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51 Column Displacement Decomposition. Figure 2.76 pro- vides a graphical breakdown of the key components of the lateral deformation captured with instrumentation during testing. This plot shows that with increasing lateral defor- mation, the relative contribution of end rotations increases and the relative contributions of column flexure and beam rotation decrease. This trend is expected as the system facili- tates larger deformations through concentrated end rotations. The reduction in total displacement modes recorded at larger drift ratios indicates the presence of additional modes of response occurring at large drift ratios. The difference between the sum of the relative contributions and 100% is due to addi- tional system deformations not explicitly isolated with instru- mentation during testing. It is noted that an appreciable Figure 2.74. Specimen response at 6% drift--HYB2. amount of deformation was not captured during the lower level loading cycles. The nominal capacity calculated using the simplified analy- sis technique and the complete force-displacement prediction Joint Response. Observed bent cap joint damage follow- are also provided. Figure 2.75 indicates that the nominal capac- ing testing of the concrete filled pipe hybrid specimen is shown ity predicted using the simplified procedure provides a reason- in Figure 2.70b. Figure 2.70b indicates that only minor damage able and slightly conservative estimate of the nominal lateral occurred within the joint during the entirety of the testing, sim- capacity of the specimen. Additionally, the complete force- ilar to what was observed in the conventional specimen. The displacement prediction matches very well with the recorded level of observed damage is also of a similar magnitude even response up to the 2.0% drift level. Following the cycles to 2.0% though the lateral demands, and therefore joint demands, were drift, the degradation in the bedding layer was not captured by greater for this specimen. Diagonal cracking patterns indicate the prediction; thus, the expected lateral resistance continued that joint shear cracking occurred, but the joint reinforcement to grow. design was adequate to resist extensive crack growth and sub- The force-displacement envelopes for all three hybrid spec- sequent joint damage. imens along with the CIP specimen, are shown in Figure 2.68. Comparison of the conventional (HYB1) and concrete filled Residual Drift. Review of Figure 2.72 shows the ratio of pipe (HYB2) envelopes shows the stability of the lateral resis- residual drift to maximum drift during that cycle for this spec- tance for the conventional specimen whereas a continual reduc- imen. The observed residual drift for this specimen is greater tion in strength is observed for the concrete filled pipe specimen. than that recorded for the conventional hybrid specimen, Drift Ratio, % -8 -6 -4 -2 0 2 4 6 8 100 75 Nominal Capacity 50 Lateral Force, kips 25 0 -25 -50 -75 HYB2 Prediction -100 -5 -4 -3 -2 -1 0 1 2 3 4 5 Displacement, inches Figure 2.75. Lateral force versus lateral displacement--HYB2.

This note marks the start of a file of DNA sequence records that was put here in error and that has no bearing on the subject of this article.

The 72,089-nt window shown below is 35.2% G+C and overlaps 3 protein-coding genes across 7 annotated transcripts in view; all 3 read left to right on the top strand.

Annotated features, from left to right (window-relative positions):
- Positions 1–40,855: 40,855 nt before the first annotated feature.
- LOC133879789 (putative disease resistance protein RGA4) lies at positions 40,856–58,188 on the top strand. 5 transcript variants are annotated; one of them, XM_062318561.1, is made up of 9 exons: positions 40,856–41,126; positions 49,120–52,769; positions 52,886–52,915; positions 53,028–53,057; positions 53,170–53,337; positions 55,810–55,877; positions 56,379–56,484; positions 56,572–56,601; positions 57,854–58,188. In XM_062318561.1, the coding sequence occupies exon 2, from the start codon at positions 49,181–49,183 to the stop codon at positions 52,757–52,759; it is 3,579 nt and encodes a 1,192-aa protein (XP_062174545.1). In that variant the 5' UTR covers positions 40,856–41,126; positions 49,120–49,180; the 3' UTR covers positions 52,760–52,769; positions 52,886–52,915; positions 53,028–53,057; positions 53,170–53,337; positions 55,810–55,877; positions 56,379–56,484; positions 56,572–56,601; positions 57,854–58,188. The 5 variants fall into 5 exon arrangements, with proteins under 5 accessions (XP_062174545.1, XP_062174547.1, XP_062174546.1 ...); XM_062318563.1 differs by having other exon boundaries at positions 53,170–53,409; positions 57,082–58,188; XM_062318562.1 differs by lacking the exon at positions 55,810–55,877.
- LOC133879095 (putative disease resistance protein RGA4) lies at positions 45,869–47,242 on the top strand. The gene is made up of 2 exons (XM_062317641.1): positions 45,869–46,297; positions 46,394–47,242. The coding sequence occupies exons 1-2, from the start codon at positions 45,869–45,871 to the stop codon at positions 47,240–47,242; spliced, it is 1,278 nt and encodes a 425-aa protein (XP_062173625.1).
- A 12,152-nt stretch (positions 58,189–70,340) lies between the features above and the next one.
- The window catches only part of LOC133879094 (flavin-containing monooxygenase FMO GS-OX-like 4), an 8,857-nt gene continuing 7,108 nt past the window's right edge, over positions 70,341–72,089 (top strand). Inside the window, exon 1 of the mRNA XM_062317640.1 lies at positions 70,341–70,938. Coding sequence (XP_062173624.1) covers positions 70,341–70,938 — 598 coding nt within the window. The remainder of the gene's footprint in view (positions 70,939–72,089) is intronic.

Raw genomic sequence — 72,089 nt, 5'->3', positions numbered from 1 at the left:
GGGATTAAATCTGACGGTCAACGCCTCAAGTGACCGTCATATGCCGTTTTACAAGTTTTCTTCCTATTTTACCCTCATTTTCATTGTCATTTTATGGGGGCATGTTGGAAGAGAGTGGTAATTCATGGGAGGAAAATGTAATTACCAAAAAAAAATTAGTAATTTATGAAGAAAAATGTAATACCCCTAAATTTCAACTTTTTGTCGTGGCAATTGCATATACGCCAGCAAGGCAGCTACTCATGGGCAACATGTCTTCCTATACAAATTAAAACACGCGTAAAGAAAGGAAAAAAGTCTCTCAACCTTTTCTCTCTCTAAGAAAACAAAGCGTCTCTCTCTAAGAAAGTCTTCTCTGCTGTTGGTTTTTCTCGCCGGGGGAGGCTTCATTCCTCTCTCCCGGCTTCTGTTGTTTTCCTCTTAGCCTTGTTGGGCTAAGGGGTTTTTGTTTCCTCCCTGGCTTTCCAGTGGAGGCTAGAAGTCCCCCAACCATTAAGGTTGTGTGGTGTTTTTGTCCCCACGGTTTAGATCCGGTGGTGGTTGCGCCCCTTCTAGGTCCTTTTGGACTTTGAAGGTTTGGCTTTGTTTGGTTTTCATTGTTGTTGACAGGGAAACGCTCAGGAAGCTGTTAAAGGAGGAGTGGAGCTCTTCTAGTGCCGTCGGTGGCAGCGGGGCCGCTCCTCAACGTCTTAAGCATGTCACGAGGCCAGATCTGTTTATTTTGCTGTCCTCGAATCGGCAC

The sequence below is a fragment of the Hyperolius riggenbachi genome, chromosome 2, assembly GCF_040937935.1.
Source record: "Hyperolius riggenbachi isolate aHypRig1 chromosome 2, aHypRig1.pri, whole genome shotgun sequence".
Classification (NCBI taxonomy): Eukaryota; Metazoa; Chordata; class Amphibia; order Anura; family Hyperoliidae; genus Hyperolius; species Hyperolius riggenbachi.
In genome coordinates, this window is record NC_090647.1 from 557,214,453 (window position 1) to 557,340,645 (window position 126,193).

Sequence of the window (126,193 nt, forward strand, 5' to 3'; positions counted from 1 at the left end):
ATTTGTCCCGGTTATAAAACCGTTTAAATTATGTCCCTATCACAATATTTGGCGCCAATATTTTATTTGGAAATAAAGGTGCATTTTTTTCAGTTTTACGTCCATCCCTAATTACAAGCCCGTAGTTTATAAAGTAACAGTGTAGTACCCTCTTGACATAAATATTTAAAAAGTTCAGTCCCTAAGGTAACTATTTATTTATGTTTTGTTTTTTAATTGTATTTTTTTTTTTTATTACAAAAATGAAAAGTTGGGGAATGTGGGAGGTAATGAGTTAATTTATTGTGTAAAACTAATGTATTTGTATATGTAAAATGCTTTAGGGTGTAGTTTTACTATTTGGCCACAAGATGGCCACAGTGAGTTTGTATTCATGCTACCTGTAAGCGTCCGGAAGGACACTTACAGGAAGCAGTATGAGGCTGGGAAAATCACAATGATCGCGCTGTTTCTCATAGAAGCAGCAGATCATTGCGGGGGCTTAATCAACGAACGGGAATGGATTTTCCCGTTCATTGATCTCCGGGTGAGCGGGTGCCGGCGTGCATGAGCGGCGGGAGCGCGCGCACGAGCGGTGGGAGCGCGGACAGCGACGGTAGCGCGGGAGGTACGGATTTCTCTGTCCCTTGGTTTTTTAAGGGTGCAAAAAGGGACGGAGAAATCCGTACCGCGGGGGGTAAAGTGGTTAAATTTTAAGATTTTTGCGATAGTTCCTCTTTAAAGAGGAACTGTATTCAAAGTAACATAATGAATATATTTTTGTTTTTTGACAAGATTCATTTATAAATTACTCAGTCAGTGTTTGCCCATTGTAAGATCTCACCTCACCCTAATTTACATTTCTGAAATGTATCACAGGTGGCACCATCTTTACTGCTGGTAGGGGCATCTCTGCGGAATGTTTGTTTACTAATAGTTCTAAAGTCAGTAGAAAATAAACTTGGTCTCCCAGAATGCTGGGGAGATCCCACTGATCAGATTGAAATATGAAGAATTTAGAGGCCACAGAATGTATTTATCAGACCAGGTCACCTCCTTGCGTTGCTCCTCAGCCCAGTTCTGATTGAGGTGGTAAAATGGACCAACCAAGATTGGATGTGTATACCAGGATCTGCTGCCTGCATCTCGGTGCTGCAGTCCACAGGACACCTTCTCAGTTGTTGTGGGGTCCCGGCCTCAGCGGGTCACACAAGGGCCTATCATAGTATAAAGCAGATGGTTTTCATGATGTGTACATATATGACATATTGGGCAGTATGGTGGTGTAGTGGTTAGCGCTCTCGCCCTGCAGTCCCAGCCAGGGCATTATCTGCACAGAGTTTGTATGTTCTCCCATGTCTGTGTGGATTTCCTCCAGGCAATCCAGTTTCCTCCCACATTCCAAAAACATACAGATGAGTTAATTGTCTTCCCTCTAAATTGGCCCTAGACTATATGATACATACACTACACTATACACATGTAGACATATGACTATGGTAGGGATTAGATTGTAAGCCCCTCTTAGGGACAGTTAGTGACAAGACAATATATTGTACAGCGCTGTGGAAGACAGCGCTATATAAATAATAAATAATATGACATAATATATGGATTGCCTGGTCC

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52 Figure 2.76. Lateral displacement decomposition--HYB2. resulting from the increased damage in the bedding layer dur- dominated by the localized end rotations at the bedding layer, ing this specimen's testing. Similar to the conventional hybrid as shown in Figure 2.77 and Figure 2.78. Up to the 2.0% drift specimen, only slightly greater residual drifts were recorded level, the overall response of the system was as anticipated. during the second cycle to a given drift. Even though the resid- However, similar to the concrete filled pipe hybrid specimen, ual drifts were greater than those of the conventional hybrid following the drift cycles to 2.0%, noticeable degradation of the specimen, the recorded residual drift was significantly less grout bedding layer was observed, with deterioration continu- than the residual drift of the CIP specimen, indicating an over- ing with increasing lateral drifts. The degradation in the bed- all improvement in the post-earthquake performance of the ding layer resulted in a continual loss of lateral strength due to system. a reduction in the effective column dimension. No damage was observed in the column outside of the bedding layer. Fracture of the reinforcement was noted on 6.0% drift ratio cycles with Dual Steel Shell Hybrid Specimen similar observed buckling leading to fracture. The bent cap Similar to concrete filled pipe hybrid specimen, the primary responded as anticipated even with the increase in lateral lateral response of the dual steel shell hybrid specimen was demand recorded, similar to the conventional hybrid speci- (a) (b) Figure 2.77. Specimen response at 2% drift (a) column base and (b) joint--HYB3.